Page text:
Most people only come to Aguas Calientes for the day or at best overnight. Breakfast at our hotel started at 4:30 in the morning because some people get up and hike up the mountain to be at the ticket gate when it opens at 7:00! Others get in line to get the bus so that they can be at the gate at 7:00. The buses are fairly new and comfortable for the ride up the mountain with 14 switchbacks.
Since we didn’t have a schedule to keep we stayed in the town several days. The things to do in the town aren’t as exciting as going to Machu Picchu but they were pleasant. In addition to looking at the stone carvings, there are hikes, tourist shops, hot springs, butterfly gardens, museum, and just exploring the town. While we walked up to the hot springs (to see some of the carvings along the way), we didn’t have bathing suits with us (we had traveled with only some of our things and had left them in Guayaquil with some of out things) and didn’t want to rent suits. We did buy a few things at the tourist shops but we mostly just hiked and walked around town.
Walking towards the museum, we passed men that were creating stone building blocks by hand. There were a few power tools but most of the work was done by hand, one stone at a time. Hard, hot work.
There was this funky old bus at a restaurant on the way to the museum as well. Love that it is used to hold plants and the satellite dish!We wandered into the area that is where the locals live. There was a lot of renovations in the past 5 years or so. New government buildings and a wonderful soccer field where we saw a game going on at night.
The bridge that crosses over to the other side has chain link on the sides and as in some large cities, people have added a variety of padlocks as a symbol of their love. Cute although I understand it there get to be too many locks, the authorities have to cut them off.In Peru, there are three important symbols: the condor (sky/heaven), puma or cougar (earth), and the serpent (wisdom). You see the three symbols together frequently. There is a nice explanation of them here.Drainage is done in two ways. Walkways on the slopes tend to have a grate down the middle. Along the short street and a few other areas, there are holes in the concrete next to the curb. We saw this in other towns as well.
Cusco was founded in 1100, probably making it the oldest city we visited. It is high, 11,152 feet and probably has close to 500,000 people. We were there briefly before we went to Ollantaytambo and then a bit longer after we left the Puno/Arequipa areas. Like many towns in Latin America, it is built on steep land.
One thing we saw very quickly is that the old parts of Cusco has very narrow streets. That wasn’t surprising but what was strange is that these old streets are two ways! This makes for very interesting traffic, lots of horn honking and frustration until one person gives up and backs up out of the way.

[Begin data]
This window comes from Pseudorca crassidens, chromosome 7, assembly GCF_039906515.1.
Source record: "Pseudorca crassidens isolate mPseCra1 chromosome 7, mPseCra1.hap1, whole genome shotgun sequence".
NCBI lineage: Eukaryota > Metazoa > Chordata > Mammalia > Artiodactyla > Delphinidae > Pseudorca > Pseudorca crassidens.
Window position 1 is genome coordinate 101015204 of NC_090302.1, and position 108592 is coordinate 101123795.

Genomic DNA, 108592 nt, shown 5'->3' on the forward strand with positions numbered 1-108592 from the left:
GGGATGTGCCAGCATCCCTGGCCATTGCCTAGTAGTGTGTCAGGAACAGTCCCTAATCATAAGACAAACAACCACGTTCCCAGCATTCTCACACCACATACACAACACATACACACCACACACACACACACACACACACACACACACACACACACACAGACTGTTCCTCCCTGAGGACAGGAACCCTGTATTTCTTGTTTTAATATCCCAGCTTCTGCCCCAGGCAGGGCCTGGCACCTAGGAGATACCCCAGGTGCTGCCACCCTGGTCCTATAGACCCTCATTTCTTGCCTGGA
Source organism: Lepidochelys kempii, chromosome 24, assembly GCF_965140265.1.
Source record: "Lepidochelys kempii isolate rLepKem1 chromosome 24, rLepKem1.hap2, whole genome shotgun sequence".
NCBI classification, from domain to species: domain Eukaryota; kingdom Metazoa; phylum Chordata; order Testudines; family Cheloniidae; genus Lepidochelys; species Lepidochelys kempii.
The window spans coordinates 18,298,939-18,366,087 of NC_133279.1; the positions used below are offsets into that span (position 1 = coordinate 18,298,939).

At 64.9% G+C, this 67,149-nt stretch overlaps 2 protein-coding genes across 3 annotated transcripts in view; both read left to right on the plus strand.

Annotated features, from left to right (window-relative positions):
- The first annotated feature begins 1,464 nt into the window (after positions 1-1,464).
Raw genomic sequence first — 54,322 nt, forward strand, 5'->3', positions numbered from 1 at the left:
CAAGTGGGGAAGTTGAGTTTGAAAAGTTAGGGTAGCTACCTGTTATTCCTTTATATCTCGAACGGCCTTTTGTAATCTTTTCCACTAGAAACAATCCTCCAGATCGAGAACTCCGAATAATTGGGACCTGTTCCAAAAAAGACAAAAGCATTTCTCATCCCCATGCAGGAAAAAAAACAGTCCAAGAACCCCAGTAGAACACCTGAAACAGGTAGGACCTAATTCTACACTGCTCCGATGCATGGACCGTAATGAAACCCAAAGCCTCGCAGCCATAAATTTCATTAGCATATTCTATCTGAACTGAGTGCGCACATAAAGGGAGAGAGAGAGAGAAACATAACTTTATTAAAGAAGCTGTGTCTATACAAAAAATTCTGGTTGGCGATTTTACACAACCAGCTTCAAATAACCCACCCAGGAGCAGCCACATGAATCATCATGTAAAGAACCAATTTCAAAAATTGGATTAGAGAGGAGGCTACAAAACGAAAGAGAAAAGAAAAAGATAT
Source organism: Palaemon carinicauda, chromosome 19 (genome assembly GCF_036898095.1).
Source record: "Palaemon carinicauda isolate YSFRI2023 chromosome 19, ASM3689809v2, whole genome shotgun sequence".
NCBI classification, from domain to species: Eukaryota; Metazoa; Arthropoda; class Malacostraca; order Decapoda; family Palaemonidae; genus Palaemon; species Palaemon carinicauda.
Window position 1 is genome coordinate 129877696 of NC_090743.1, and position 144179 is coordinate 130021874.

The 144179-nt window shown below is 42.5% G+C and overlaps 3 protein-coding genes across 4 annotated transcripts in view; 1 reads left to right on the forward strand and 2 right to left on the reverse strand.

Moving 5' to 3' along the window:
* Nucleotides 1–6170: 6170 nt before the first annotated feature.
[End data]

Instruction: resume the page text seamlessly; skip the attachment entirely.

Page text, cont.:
We went to a very interesting Inca museum and did some sight seeing. Sadly, most museums don’t allow any photography so we have little record of what we saw.
We didn’t see this often but it was not uncommon for an indigenous person to earn money allowing their picture to be taken. This one has a 2 week old lamb and a 2 month old llama.
Despite what the sign says, you are going to take a train or hike the Inca Trail to get to Machu Picchu. They take you as far as possible by car but then you still have to take the train the rest of the way. (Don’t you love the spelling of the word “by”?)
Here you see some people in costumes representing some of the figures in the Aguas Calientes stone carvings. (Sorry it isn’t clearer, this event was going on as we passed in a taxi or bus.)
All of the buses I remember in Latin America have a driver and someone to collect money. In this case, the woman has her daughter riding along. While she was good for her age, 3?, she was bored and climbing all over. Not very safe but I am sure the woman didn’t have an affordable choice for day care.
There are many stalls and people walking around selling crafted items as well as this beautiful mural.
When we left Aguas Calientes, we took the train back to Ollantaytambo. We wanted to see a few more of the ruins and the general area before we left the Sacred Valley. We enjoyed walking along the sidewalks with ancient stone walls built 500 years ago.
We went on a tour to see some ruins up in the mountains. It was about a 15 minute hike from the car to an isolated area that was once a training facility for the Incas. Now there are a few partial buildings and some llamas grazing in the area. We didn’t see the owner of the animals but there was a young German Shepherd there to guard the animals. He was very friendly, I guess he could tell we weren’t going to hurt the llamas. He followed us partly down the mountain when we left.